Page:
(C) The Three Effects: There are three
different effects operating on the aggregate demand as a result
of rising price level, or under inflationary conditions. These are
Wealth Effect, Rate of interest Effect and Trade Effect.
i) Wealth Effect: Professor A.C. Pigou had
first stated and analyzed wealth effect under inflationary conditions
of the price level changes. With a rise in the price level, value
of the given money income of consumers (assuming supply of money
to be constant) decreases. With a fall in the purchasing power of
their income consumers become poorer and have to reduce their consumption.
By way of an example a person with fixed money income of $100 can
purchase 25 units of a commodity, price of the commodity being $4.
But he can purchase only 20 units of the commodity when price rises
to $5. Thus the real income or wealth of a consumer diminishes
from 25 to 20 even when his money income is constant. Such a
wealth effect results in the consumer reducing his demand with a
rising price level. Contrary would be the case under the conditions
of deflation and falling prices. In that case his wealth effect
will be positive and enable him to purchase larger quantities of
all goods and services. Hence the presence of the wealth effect
continues to maintain an inverse relation between price level changes
and aggregate demand.
ii) Rate of interest Effect: Rate of interest
is also a price like all other prices of goods and services. It
is the price paid for the use of money or for the use of loanable
funds. Rate of interest also shows a tendency to move upward under
inflationary conditions or rising prices. With rising price level
and with a constant supply of money, there is an increased demand
for liquidity or money and credit resources. This is because
the rising price level reduces purchasing power of money.
Hence a greater quantity of money is needed to carry out a given
volume of transactions. Both households and producers create an
increased demand for money under conditions of rising price level.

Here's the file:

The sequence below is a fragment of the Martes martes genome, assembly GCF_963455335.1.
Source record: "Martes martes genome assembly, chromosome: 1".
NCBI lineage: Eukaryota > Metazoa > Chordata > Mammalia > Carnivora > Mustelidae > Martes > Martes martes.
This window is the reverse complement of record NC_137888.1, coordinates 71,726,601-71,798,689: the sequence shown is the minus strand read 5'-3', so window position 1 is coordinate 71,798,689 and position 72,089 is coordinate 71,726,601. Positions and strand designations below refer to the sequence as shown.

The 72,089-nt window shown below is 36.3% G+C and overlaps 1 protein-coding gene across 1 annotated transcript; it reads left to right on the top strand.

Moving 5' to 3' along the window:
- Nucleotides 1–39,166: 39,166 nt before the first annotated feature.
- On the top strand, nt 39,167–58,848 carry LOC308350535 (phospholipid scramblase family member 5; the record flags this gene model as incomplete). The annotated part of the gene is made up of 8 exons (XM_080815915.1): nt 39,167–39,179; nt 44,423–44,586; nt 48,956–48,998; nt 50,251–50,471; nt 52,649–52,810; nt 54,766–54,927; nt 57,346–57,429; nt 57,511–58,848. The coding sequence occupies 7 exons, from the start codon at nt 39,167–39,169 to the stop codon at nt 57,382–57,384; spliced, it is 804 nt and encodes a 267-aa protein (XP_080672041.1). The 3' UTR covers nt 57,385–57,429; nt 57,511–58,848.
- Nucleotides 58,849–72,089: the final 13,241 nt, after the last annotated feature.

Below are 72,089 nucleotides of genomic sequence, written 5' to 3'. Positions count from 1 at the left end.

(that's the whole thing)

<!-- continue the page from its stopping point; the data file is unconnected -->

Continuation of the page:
Consequently, with constant supply, growing demand for money tends
to raise its price in the form of rate of interest.
With higher rates of interest, borrowing becomes dearer and the
tendency to save rather than consume is induced. Consequently demand
for goods and services both from consumers and investors starts
declining. Therefore a rising level of prices results in a fall
in the aggregate demand due to a rise in the rate of
iii) Trade Effect: Rising level of prices finally causes
fall in the aggregate demand via foreign trade effect. Under the
conditions of inflation domestic prices of goods are higher than
international price levels. This makes import of goods attractive
since import prices are lower and goods are cheaper than domestic
products. Again because of an inflationary rise in the prices of
export goods, foreign demand for exported goods declines. Both these
processes together reduce demand for domestically produced
goods and services.
(D) Shifts in Demand: As in the case of the individual
demand curve, aggregate demand curve shows a tendency to shift leftward
or rightward. The demand curve shifts in this manner when aggregate
demand tends to rise without any change in the domestic price
level. In other words this occurs when aggregate demand alters for
causes other than changes in the price level.
There are a variety of such causes contributing to shifts in aggregate demand. When the public authority increases its expenditure, more purchasing power is put in the hands of people who create an increasing demand. If the rates of taxes are reduced then again people’s capacity to spend increases and aggregate demand will rise. International demand and supply conditions may also contribute to shifts in the aggregate demand curve. Rising price level in countries abroad may make exports of a country relatively cheaper and cause an increased demand for exports. On the contrary under such conditions imported goods become relatively dearer, the demand for which declines and this results in a rise in demand for indigenous products. When all these factors are moving in the opposite direction, they will result in a fall in the aggregate demand and rightward shift in the AD curve.
In figure 11, DD is the original demand curve. On this demand curve at a given price level P1 aggregate demand is of the size q1. But when the demand curve shifts rightward or upward, as D1D1 then at the same price level P1 demand increases from q1 to q2. This means that there has been an increase in demand at the same price. If we consider the higher demand curve D1D1 to be the initial demand curve, then the demand curve DD denotes leftward or downward shift. This time it means that at the same price there has been a decrease in demand.